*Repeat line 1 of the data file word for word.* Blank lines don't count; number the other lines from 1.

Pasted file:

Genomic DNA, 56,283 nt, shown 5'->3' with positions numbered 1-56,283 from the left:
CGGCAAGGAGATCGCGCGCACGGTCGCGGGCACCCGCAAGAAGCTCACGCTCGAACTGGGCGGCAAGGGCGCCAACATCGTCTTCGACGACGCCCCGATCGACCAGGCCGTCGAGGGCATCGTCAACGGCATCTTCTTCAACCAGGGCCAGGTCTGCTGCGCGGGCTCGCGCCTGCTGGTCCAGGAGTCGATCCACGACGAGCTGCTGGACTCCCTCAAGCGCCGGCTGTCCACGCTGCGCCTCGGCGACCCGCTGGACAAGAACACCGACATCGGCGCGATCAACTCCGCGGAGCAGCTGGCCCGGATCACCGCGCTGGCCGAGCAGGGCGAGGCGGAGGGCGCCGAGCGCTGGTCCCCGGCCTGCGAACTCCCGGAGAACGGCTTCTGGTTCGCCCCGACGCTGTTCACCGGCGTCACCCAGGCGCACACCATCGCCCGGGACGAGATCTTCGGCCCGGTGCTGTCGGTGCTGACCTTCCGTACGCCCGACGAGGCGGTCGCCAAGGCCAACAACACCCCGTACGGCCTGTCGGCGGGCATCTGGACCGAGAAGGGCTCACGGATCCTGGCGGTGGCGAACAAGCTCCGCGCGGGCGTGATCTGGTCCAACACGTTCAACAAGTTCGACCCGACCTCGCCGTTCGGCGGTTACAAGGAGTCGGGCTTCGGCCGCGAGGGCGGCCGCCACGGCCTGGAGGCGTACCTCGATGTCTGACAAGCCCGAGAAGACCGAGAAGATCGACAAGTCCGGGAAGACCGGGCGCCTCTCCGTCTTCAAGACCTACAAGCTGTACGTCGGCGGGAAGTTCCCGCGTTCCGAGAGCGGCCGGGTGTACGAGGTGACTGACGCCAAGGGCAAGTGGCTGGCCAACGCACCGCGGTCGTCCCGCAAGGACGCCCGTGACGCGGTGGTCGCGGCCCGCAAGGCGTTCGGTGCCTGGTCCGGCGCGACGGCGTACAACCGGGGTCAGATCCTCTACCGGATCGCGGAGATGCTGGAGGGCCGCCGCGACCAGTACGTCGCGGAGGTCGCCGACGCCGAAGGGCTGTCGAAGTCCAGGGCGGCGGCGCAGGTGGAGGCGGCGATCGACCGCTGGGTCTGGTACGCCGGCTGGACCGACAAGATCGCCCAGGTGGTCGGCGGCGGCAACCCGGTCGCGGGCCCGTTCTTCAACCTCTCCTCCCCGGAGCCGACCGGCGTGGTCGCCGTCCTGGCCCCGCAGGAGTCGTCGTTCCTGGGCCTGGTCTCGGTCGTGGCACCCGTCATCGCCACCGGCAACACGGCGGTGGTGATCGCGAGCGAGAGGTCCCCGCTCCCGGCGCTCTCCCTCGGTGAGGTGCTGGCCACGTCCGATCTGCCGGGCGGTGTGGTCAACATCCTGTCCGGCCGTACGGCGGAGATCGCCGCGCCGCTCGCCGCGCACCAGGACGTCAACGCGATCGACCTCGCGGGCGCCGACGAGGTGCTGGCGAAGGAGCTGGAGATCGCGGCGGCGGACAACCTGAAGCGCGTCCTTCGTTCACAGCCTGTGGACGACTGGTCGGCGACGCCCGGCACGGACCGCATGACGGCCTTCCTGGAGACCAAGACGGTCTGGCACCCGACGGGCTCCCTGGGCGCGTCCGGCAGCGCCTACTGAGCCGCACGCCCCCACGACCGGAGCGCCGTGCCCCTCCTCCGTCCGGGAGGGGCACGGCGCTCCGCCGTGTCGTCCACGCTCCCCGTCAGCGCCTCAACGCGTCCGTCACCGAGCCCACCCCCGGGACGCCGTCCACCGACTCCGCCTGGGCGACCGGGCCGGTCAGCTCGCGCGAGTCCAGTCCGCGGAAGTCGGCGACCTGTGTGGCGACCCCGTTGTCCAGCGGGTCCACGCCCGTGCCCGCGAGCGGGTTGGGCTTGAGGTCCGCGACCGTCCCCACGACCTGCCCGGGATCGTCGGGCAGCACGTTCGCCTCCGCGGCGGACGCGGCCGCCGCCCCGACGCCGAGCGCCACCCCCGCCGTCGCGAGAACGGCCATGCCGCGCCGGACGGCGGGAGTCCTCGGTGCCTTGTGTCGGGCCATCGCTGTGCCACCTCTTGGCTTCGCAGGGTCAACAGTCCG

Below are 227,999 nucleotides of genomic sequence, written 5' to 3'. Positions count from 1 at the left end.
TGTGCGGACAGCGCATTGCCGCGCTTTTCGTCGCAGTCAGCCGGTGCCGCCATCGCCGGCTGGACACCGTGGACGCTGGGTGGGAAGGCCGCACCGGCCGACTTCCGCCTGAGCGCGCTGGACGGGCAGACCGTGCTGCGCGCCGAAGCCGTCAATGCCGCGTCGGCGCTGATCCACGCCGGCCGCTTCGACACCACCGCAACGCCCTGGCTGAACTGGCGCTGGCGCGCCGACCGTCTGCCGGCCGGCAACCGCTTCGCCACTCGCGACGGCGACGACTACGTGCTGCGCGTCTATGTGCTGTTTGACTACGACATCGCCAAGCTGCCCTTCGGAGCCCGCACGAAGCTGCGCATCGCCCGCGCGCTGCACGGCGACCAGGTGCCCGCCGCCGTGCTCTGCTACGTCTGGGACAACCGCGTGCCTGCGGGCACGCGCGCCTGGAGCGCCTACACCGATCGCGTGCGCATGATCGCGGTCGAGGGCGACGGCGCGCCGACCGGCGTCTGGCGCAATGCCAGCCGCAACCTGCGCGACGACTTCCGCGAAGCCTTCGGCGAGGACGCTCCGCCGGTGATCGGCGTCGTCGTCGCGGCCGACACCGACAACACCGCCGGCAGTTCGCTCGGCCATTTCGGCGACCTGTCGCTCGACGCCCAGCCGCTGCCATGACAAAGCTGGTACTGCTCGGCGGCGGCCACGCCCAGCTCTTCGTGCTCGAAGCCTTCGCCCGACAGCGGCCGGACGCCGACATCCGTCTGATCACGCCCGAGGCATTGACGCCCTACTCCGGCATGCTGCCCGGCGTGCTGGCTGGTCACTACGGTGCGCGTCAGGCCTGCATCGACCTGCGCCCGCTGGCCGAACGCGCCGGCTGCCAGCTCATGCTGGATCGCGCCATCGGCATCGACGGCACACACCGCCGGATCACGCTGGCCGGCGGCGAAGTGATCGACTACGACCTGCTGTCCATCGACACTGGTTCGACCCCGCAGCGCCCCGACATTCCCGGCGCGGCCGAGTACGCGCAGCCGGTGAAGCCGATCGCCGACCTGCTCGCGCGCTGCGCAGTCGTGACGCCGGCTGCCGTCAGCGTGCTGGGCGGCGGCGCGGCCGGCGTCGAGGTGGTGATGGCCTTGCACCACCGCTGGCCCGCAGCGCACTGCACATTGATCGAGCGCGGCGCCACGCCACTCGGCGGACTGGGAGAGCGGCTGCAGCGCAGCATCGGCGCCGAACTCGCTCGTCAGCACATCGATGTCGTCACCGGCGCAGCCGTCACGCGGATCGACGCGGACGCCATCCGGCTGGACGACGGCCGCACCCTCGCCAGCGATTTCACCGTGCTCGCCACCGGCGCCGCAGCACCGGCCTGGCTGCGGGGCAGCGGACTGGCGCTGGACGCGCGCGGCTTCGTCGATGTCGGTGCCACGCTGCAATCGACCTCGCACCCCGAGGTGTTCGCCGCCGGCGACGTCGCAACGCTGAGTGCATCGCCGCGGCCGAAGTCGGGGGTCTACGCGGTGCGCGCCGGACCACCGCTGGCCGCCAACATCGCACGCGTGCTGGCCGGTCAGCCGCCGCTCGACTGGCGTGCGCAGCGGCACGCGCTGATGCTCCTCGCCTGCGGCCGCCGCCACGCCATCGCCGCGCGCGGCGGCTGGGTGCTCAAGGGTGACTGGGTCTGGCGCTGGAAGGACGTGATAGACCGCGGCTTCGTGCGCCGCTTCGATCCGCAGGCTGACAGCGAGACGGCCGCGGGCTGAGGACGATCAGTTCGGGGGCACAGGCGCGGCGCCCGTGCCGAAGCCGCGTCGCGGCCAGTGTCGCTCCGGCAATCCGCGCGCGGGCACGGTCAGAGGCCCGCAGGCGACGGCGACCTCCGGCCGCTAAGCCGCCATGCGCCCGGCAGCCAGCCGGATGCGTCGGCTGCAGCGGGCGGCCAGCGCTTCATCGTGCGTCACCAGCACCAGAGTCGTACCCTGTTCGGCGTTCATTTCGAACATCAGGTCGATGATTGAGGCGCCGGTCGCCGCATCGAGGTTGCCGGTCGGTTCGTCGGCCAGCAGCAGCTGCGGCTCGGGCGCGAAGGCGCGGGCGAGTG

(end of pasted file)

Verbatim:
Genomic DNA, 56,283 nt, shown 5'->3' with positions numbered 1-56,283 from the left: